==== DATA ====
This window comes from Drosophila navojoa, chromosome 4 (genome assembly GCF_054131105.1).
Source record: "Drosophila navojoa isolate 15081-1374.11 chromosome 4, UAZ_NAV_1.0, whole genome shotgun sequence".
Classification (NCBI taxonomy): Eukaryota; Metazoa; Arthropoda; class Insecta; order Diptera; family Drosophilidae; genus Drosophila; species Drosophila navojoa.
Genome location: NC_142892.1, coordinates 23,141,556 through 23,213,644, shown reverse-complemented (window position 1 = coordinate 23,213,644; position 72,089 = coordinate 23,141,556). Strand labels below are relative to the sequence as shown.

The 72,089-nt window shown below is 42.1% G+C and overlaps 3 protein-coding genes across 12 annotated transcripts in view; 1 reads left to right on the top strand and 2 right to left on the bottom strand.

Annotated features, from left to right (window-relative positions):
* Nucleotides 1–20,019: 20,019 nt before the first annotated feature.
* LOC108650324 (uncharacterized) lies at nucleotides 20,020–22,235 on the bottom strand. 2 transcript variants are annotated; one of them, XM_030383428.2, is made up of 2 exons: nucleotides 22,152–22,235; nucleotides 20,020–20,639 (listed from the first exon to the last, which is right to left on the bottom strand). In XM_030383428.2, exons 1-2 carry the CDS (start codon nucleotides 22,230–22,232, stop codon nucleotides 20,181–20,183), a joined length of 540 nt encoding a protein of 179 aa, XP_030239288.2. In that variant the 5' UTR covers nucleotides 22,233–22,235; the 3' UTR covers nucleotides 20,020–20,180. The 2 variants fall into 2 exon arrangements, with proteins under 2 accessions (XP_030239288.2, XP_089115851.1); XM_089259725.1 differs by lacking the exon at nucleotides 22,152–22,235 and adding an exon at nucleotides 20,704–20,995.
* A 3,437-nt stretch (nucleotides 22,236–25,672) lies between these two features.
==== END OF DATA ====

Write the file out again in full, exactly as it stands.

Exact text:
This window comes from Drosophila navojoa, chromosome 4 (genome assembly GCF_054131105.1).
Source record: "Drosophila navojoa isolate 15081-1374.11 chromosome 4, UAZ_NAV_1.0, whole genome shotgun sequence".
Classification (NCBI taxonomy): Eukaryota; Metazoa; Arthropoda; class Insecta; order Diptera; family Drosophilidae; genus Drosophila; species Drosophila navojoa.
Genome location: NC_142892.1, coordinates 23,141,556 through 23,213,644, shown reverse-complemented (window position 1 = coordinate 23,213,644; position 72,089 = coordinate 23,141,556). Strand labels below are relative to the sequence as shown.

The 72,089-nt window shown below is 42.1% G+C and overlaps 3 protein-coding genes across 12 annotated transcripts in view; 1 reads left to right on the top strand and 2 right to left on the bottom strand.

Annotated features, from left to right (window-relative positions):
* Nucleotides 1–20,019: 20,019 nt before the first annotated feature.
* LOC108650324 (uncharacterized) lies at nucleotides 20,020–22,235 on the bottom strand. 2 transcript variants are annotated; one of them, XM_030383428.2, is made up of 2 exons: nucleotides 22,152–22,235; nucleotides 20,020–20,639 (listed from the first exon to the last, which is right to left on the bottom strand). In XM_030383428.2, exons 1-2 carry the CDS (start codon nucleotides 22,230–22,232, stop codon nucleotides 20,181–20,183), a joined length of 540 nt encoding a protein of 179 aa, XP_030239288.2. In that variant the 5' UTR covers nucleotides 22,233–22,235; the 3' UTR covers nucleotides 20,020–20,180. The 2 variants fall into 2 exon arrangements, with proteins under 2 accessions (XP_030239288.2, XP_089115851.1); XM_089259725.1 differs by lacking the exon at nucleotides 22,152–22,235 and adding an exon at nucleotides 20,704–20,995.
* A 3,437-nt stretch (nucleotides 22,236–25,672) lies between these two features.